I would first have to say that I have received the warmest welcome from Ethiopians everywhere I have visited. Ethiopia is a country that is quite near and dear to my heart, and I am always grateful that the people are appreciative of my advocacy. It is something that I do not take for granted. However, I am always cautious not to appear as though I am speaking for the Ethiopian People because I know that the time will come when this costly war will be over and there will be peace.

This will be a time for people like me to keep quiet so Ethiopians will have to decide how to move forward. I generally avoid passing value judgment about the intraregional politics of Ethiopia. I feel that my role is clear. For this reason, I am conscious of the proper limits of my advocacy and I take this opportunity to encourage Ethiopia’s youth to be active participants in this process; I say pick up the baton and continue to fight on because the battle is not easily won. The fight for autonomy and self-determination will undoubtedly spread to other African countries passing through similar struggles against the West, among others.

African officials and experts are often denied visas to attend international conferences. Yet, instigators, in the guise of journalists, go to war fronts and produce highly partisan propaganda. There is an embedded sense of entitlement in the west, Europe, and the UN, that Africans are having to fight off. For example, in most mainstream reporting for Ethiopia’s conflict, there is often a small reference to how “TPLF brutally administered the country” without ever relating it to the conflict or the current sentiment of the Ethiopian people towards the TPLF; which amounts to, at the very least, omission. As someone who has researched Ethiopia for nearly a decade, it is clear to me that the reports pushed out by the mainstream media lack the contextual backing and nuance that history books offer.

My visit to TPLF occupied towns has confirmed my fears about the scale and extent of the
destruction. I have had discussions with heads of espionage operations, gang members, and members of organized crime groups, and I can say that the level of brutality and sociopathic brilliance I have witnessed from TPLF victims is unmatched -but with the TPLF it looks as though their sole approach seems to be getting others killed until they get what they want.

TPLF, in its heyday, ran Afar’s entire salt mining industry through heavy exploitation of the local population. We see the same pattern in the way they administered the nation’s tourism industry from Mekelle. It is quite unfortunate that the plight of the Afar people continues in the form of overt violence today.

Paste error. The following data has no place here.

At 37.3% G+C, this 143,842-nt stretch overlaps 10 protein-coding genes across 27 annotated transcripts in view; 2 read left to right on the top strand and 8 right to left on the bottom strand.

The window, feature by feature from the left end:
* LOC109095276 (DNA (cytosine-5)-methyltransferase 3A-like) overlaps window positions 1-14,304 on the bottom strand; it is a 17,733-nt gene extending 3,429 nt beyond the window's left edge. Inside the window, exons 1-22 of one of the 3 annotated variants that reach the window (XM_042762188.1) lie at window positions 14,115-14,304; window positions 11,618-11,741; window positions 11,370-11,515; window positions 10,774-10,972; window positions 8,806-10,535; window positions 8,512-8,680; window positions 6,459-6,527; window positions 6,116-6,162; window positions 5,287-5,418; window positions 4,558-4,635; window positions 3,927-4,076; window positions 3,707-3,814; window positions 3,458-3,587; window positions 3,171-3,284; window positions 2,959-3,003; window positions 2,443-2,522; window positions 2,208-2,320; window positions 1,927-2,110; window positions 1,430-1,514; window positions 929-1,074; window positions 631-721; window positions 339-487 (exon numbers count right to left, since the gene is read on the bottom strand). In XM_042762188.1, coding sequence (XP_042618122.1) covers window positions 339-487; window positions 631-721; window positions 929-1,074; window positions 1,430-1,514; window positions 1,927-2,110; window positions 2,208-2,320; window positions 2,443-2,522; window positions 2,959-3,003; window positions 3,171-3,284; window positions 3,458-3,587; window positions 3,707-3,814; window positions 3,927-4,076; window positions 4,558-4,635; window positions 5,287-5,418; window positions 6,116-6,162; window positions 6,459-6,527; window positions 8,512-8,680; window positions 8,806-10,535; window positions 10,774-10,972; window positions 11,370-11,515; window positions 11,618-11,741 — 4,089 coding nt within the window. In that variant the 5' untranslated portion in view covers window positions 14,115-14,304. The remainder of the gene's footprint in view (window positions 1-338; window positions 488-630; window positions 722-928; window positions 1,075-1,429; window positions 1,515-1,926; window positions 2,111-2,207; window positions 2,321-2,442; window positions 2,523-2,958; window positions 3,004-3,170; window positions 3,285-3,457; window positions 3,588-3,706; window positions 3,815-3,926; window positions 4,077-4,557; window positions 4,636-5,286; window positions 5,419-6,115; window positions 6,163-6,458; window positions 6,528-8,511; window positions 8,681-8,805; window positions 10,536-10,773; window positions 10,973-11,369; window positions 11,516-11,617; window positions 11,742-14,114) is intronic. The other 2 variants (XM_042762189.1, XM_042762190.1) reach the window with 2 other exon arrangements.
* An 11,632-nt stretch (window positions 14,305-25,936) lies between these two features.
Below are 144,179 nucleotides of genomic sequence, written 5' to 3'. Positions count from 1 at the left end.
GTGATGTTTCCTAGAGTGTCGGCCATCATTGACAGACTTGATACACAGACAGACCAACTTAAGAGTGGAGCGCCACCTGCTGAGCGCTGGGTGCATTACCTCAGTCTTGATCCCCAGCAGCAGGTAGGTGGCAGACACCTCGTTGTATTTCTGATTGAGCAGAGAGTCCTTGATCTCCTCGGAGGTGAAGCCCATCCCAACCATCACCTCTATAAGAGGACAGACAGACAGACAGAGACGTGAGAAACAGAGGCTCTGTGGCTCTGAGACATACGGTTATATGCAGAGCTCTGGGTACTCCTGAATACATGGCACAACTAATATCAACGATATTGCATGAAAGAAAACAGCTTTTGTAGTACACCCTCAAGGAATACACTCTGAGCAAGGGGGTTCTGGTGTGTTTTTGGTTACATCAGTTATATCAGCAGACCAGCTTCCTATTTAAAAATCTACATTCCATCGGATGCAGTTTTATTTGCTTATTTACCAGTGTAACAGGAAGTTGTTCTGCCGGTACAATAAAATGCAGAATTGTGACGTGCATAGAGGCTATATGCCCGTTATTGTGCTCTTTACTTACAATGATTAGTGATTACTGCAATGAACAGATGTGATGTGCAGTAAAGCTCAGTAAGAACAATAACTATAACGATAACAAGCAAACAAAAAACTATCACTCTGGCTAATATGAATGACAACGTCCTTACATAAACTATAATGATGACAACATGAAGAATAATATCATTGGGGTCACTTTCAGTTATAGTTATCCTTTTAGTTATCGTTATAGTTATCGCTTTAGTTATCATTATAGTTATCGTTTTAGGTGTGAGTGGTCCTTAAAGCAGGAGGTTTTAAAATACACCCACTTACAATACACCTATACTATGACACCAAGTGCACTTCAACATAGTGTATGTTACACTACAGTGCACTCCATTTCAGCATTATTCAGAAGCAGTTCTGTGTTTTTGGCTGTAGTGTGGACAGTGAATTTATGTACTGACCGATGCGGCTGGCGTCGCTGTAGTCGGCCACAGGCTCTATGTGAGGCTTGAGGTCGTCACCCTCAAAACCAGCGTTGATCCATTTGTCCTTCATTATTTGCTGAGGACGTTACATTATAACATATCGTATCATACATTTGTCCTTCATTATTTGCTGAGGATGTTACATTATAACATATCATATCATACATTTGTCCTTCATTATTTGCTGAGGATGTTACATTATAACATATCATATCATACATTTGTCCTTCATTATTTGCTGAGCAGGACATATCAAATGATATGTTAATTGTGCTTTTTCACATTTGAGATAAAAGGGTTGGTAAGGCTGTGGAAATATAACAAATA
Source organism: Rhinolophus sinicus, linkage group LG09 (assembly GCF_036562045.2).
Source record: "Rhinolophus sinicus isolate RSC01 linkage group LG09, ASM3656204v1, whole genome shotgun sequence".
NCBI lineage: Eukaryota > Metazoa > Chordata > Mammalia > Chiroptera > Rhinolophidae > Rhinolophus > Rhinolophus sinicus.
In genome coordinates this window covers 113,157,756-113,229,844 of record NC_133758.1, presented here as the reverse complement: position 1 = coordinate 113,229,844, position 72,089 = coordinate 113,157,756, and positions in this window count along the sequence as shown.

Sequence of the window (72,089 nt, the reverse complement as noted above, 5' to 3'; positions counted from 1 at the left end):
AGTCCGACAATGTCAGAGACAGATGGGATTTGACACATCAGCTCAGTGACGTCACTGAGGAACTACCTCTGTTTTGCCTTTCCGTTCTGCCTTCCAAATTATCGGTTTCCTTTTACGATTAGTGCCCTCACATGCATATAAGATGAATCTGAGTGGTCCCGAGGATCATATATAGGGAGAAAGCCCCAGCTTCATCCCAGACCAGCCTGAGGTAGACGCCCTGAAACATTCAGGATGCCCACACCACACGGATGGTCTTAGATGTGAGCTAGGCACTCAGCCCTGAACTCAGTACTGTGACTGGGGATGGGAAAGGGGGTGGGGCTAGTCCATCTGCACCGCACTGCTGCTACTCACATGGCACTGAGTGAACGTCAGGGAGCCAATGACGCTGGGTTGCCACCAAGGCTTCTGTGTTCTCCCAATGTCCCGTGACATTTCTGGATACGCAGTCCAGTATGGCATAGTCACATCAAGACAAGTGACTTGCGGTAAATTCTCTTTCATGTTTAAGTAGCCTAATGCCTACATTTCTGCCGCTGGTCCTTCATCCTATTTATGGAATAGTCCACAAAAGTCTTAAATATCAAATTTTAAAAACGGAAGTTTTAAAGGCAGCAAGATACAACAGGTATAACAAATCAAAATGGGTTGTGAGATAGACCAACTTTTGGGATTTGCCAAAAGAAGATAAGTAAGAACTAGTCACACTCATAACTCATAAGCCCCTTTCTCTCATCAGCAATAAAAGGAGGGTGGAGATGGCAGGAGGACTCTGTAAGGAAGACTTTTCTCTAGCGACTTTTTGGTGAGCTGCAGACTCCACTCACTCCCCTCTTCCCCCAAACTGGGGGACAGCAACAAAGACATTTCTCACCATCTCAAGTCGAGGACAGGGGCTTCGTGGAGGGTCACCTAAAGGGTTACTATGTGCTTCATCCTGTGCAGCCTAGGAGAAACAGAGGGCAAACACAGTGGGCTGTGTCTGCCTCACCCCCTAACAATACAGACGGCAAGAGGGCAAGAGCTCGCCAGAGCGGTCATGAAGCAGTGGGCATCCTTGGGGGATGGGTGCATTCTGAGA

We are told that Ethiopia received 30 Billion dollars in aid during its stay in power, yet there is little to show for it besides the fact that children and relatives of TPLF members live lavishly in North America and Europe, and attend exclusive universities. The TPLF has plundered Ethiopia’s wealth into foreign real estate investments, and heafty international shareholdings, among other things.

It should come as no surprise that they are not willing to give power easily. Is this not why we witness piles of weapons stashed in four-star hotels here in Addis Ababa? It is important to mention the instance of Dessie to contextualize the kind of urban battle the TPLF is fighting. It was only a few weeks ago that both local and international media outlets were reporting that TPLF is close to Debre-Sina; the lesson that has to be learned is that the enemy is already here.

In my heartbreaking conversation with Dessie residents, locals told me that as soon as news of TPLFs advances were heard, local sympathizers carried out attacks against their fellow residents. I have also heard accounts of rebels rounding up locals and forcing them to loot local establishments on camera. I am not sure what end this harassment and humiliation serves, besides covering up for TPLFs destruction. Nearly every main hotel is destroyed. The same goes for hospitals; ward-after-ward of the Dessie Hospital has been looted. There is no ultrasound or any other medical equipment at the Dessie hospital,

As someone who has researched Ethiopia for nearly a decade, it is clear to me that the reports pushed out by the mainstream media lack the contextual backing and nuance that history books offer.

and the emergency room is completely out of use. This is the reality in nearly all the TPLF occupied towns I have visited. The TPLF even stole an entire Covid-lab at Wollo University, taking all the computers and hard drives. They, however, did not take the books from the university. That tells me that we are dealing with an enemy we can beat.

Because, ultimately, one does not win against terrorists with sheer gunpower; the ultimate weapon against a terrorism is education. This fact is made all the more evident in the way Ethiopia’s entire history being relitigated, and the overall narrative of this war is being debated over the twitter space. Ethiopians are deeply interconnected people and there is a great need to mend deep wounds amongst its people. Overall, I am hopeful that Ethiopia will emerge from this victorious, with a renewed spirit to rebuild better.